Guide to Reporting on Inventory + Free Inventory Report Templates
July 15, 2019
Businesses of all sizes must be able to report on financials, output, and sales, among other data points.
Having accurate and timely numbers available helps you make sound decisions and run operation smoothly. That’s why inventory tracking is key for retail, wholesale, and manufacturing businesses.
Business owners must keep products in stock without tying up cash in huge amounts of inventory.
To do that, you need accurate numbers to understand when it’s time to reorder and what the reorder quantity should be. Patterns in your inventory and sales can even help you forecast future demand, so you can budget appropriately and launch promotions if needed.
All of this information comes from having the right inventory system in place and evaluating it regularly. This allows you to generate inventory reports that clearly show you what you have and what you need.
Before we dive into too many details let’s go back to the basics: What is an inventory report and how can inventory reporting make it easier to run your ecommerce business?
What is an inventory report?
An inventory report is a summary of the amount of inventory a business has on hand at a given time. The inventory report is a physical or electronic document with numbers representing product you’re able to sell now, inventory you are ordering, or inventory you need for internal business use.
Good inventory reports contain up-to-date information with a high level of detail and use visuals to make it clear how many of a given item you have in stock. Inventory reports help you avoid over-ordering inventory or running out of inventory when customers buy your products online.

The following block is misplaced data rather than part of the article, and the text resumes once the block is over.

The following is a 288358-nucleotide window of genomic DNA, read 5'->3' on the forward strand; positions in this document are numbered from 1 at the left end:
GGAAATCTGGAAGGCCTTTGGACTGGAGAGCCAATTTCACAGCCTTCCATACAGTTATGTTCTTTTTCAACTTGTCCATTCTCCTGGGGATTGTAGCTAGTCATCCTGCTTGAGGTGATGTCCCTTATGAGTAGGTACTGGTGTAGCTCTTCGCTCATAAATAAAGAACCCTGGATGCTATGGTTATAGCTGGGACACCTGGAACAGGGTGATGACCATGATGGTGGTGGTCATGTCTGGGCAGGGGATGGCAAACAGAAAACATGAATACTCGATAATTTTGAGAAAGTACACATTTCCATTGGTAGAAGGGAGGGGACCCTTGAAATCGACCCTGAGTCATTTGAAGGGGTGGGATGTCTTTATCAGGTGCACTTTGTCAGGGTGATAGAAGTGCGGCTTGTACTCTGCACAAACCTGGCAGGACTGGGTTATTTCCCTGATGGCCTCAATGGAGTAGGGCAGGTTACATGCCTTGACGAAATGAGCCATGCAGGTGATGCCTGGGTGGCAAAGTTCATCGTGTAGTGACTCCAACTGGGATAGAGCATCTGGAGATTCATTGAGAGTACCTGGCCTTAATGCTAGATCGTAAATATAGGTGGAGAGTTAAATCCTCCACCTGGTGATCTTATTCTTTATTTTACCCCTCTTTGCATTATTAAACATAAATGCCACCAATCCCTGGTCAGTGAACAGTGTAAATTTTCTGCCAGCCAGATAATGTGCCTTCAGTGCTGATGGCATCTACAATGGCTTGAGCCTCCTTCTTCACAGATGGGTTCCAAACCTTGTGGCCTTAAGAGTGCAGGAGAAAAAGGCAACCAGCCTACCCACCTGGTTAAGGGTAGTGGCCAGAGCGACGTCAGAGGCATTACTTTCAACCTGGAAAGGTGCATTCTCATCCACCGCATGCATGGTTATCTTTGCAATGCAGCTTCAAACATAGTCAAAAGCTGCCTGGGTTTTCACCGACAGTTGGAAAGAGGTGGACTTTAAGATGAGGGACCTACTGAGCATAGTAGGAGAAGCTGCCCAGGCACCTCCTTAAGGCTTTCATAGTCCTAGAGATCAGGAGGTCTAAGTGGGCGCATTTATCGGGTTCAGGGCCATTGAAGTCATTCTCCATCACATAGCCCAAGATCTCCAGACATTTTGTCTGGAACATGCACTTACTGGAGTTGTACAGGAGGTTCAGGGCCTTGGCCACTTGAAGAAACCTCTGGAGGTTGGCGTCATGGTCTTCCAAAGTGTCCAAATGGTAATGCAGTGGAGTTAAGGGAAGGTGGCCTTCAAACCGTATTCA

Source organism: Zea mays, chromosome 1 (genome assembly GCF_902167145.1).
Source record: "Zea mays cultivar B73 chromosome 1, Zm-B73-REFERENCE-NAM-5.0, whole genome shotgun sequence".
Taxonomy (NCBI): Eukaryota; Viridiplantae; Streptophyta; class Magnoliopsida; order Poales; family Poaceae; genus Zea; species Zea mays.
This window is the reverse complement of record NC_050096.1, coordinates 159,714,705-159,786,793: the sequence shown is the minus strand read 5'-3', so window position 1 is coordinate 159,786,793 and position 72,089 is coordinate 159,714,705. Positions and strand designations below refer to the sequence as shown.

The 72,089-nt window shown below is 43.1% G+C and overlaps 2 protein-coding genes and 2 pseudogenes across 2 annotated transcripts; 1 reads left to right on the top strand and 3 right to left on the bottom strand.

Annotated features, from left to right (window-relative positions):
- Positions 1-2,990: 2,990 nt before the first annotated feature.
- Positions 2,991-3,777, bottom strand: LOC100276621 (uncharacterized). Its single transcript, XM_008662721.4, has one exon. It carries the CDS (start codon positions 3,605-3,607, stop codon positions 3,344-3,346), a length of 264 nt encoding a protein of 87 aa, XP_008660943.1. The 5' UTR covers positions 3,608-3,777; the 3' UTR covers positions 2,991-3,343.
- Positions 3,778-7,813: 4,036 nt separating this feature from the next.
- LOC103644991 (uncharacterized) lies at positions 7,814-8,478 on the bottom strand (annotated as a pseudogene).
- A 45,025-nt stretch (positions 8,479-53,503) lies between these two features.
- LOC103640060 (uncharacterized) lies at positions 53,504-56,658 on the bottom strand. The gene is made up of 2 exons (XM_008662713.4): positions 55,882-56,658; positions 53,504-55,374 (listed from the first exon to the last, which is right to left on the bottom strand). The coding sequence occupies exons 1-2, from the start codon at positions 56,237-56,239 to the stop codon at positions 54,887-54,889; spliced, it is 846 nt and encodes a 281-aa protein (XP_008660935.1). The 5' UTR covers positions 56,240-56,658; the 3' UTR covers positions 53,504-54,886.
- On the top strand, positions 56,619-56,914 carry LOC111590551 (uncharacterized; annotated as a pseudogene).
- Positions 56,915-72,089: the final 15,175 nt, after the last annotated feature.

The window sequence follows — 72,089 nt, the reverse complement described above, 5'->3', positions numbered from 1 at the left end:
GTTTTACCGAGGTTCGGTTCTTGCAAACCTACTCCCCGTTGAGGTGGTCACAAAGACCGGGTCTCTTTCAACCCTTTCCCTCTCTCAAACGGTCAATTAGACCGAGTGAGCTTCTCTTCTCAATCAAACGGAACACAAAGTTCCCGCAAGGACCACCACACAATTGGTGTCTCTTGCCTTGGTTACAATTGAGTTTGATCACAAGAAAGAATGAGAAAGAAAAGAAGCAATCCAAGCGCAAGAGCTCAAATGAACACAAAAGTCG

Inventory reports are helpful — and necessary — in a wide variety of ways.
What are inventory reports used for?
Inventory reports help you run your business without interruption or breaking the bank. They can help you cut costs and reduce the risk of running out of stock. Inventory reporting may just seem like extra time or paperwork, but it can save you a ton of money and unnecessary effort.
One of the biggest uses of inventory reporting is managing inventory. You need to know what you have to ensure you don’t run out before customers’ orders are fulfilled. Ordering too late results in out-of-stock items and lost sales. Ordering too much too soon ties up your cash, increases your risk of damaged inventory, and requires more space for warehousing. Accurate inventory reporting tells you exactly when your stock levels reach the reorder point so you can restock inventory on time.
Inventory tracking (within warehouses)
If you have a large amount of inventory and high sales volume, you need to track the locations of your inventory within the warehouse(s) you use for order fulfillment. Tracking SKUs by inventory storage location and keeping everything organized can make your job easier by preventing unnecessary movement, double-handling of products, and even lost inventory.